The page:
What! Do Christians really try to be these superheroes?
Do they begin with wearing tight, spandex costumes?
Wait, that could get ugly.
Superhero Code Explained
The Flash is very fast. He can be at two places at almost the same time. Superman is all-powerful. No burden too heavy, that he can’t lift, amen! The Batman is more intelligent than most superheroes put together. His genius is so notorious, he once devised a contingency plan to kill major superheroes – including himself, in case they all went rogue.
Let’s say the Flash represents man’s attempt at omnipresence, the ability to be at so many places and do countless things. Superman represents our hopes of omnipotence, powerful beyond the normal, and Batman, omniscience or knowing how to solve all situations.
You might say, “but these qualities belong to God!”. Very well, now we know how we Christians try to be God. Gotcha, idolatry.
At least, that is the premise of the book, Sensing Jesus, where Zack Eswine exposes Christian attempts to be like God. I was, of course, too busy(?!) to read Eswine’s book until my wife reading it caught my attention. The temptations Eswine discusses are not novel, but very real, especially for pastors and others in Christian service.
Maybe you don’t fancy those superheroes. Here’s an alternative title for you-
When all Christians try to be William Carey, Charles Spurgeon and Apostle Paul
If you’ve been a follower of Jesus, you would have (hopefully) desired to serve God in extraordinary ways. After all, the fire to be a man/ woman of God is stoked mighty when we read the book of Acts, missionary accounts of people devoted to God like Adoniram and Ann Judson, you feel like you’ve been cheating God!
When will I do something like that, Jesus?
Such are our heart cries. Which of course, makes us pick up the good news-talk with one colleague, makes us read three more books about the Christian walk, makes us increase our quiet time by one more hour, for at least one more day. Until we get exhausted by our own attempts.
Please note that I denounce none of these Godly things. My concern is the motivation behind doing them. If you’re anything human like me, you’re also good at mixing up the good with the not-so-good. And in our emotional response upon hearing what great men of God did for the mission of Jesus, we mix up two things:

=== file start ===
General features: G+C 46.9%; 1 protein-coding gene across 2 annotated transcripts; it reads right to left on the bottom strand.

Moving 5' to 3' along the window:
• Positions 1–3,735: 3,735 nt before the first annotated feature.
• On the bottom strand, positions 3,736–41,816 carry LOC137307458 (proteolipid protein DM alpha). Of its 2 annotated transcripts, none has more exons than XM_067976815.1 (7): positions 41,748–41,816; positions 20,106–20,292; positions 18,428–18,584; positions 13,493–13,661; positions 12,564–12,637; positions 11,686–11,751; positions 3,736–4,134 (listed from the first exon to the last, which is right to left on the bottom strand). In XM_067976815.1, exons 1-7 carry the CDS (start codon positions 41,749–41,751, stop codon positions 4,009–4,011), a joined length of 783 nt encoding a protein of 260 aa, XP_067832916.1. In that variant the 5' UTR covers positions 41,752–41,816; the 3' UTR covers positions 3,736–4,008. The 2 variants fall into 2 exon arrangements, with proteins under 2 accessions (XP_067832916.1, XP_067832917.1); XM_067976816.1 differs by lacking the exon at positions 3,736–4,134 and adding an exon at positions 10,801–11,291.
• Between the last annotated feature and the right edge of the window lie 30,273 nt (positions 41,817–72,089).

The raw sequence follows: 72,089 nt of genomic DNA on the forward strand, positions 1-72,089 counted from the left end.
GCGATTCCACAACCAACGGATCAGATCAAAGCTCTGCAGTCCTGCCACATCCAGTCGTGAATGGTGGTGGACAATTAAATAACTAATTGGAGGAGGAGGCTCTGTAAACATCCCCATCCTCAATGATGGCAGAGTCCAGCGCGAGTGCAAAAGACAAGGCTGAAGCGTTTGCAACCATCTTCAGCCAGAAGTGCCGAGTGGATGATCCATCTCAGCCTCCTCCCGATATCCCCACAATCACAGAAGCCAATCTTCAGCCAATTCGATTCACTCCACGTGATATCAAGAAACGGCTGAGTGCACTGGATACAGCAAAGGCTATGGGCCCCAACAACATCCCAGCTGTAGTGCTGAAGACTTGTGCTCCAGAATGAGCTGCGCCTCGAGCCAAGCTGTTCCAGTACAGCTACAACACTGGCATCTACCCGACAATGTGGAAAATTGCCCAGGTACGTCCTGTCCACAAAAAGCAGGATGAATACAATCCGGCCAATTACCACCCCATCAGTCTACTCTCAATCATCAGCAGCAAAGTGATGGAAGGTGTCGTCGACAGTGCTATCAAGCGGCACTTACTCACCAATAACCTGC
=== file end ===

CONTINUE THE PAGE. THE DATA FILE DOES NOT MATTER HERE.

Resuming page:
The desire to do great things for God, which is good, and
Our definition of “great”, which could be stupid and vain.
Credit – Julian Fong, Flickr, CC by SA 2.0
This post is not addressing people who are either lazy for God’s work or who are busy building their own kingdoms in the name of Christianity. This is for those involved in the Great Commission (Matt. 28:18-20) who court spiritual danger and burn-out by portraying themselves as the Flash – everywhere, for everyone.
Or like a spiritual version of Batman, we want to be known for solving everybody’s problems. Or like Superman, we want to be known for being able to sleep so less, work so much harder and thus deny our humanity and refuse to submit to God-ordained limitations.
The Christian limitation of locality
For instance, Eswine explains how such desires can make us completely miss God’s mission in our locality. We would rather climb a perilous, great mountain than walk one kilometer faithfully each day. We would rather go on a missions trip far somewhere, attend 5 retreats with much fervour than be involved in our locality. We want the life of Spurgeon and Paul, but not their neighbourhoods, ailments, trials and neighbourhoods. Today, in our busy times, we zoom past church family, neighbours and colleagues God has placed in our lives, just to fulfill “ educations, callings and missions” we have assumed to be God’s will when really they need to be questioned.
Eswine explains how Jesus became part of a locality himself. In fact demons at one point call out his name – “Jesus of Nazareth” (Luke 4:34), placing him and defining him by the location God the father placed him in.
I see God the Son’s faithfulness to locality extending to us who are the local church. How can we share the Good News of Jesus with people around us and build relationships that matter eternally if we are always busy with our agenda?
Knowing our limitations is critical for Marg to be a family of missionary slaves. Or else we might be found living not by the indwelling life of Christ, but by rules and routines alone.
Rest for the weary
Is there any rest for such superheroes as I?
The good news of Jesus shows that I do not need to prove myself to church members, mentors and not even God. Jesus’ performance lifts the burden of earning God’s favour which I could never earn. What does that mean?
I have been set free to work hard after my salvation, but not to work everywhere and do everything. The Bible teaches us God’s plan and purpose- making disciples of all nations in the context of the local church. The world might portray a picture of omnipotence, omnipresence and omniscience in it’s culture and will call us to be about somebody else’s business. Let us remember we are not called to be the world, neither are we called to be spiritual Batmen, Supermen or Flashes – in the pan.
In your quest to be exceptional, have you forgotten that you are exceptionally broken?
In your zeal to prove yourself unique and stand out before other Christians, have you challenged God Almighty’s eternal yet limited plans for you?
Let’s strive for greatness according to God’s standards, not our’s.
Here’s a book review of Sensing Jesus for a bonus read!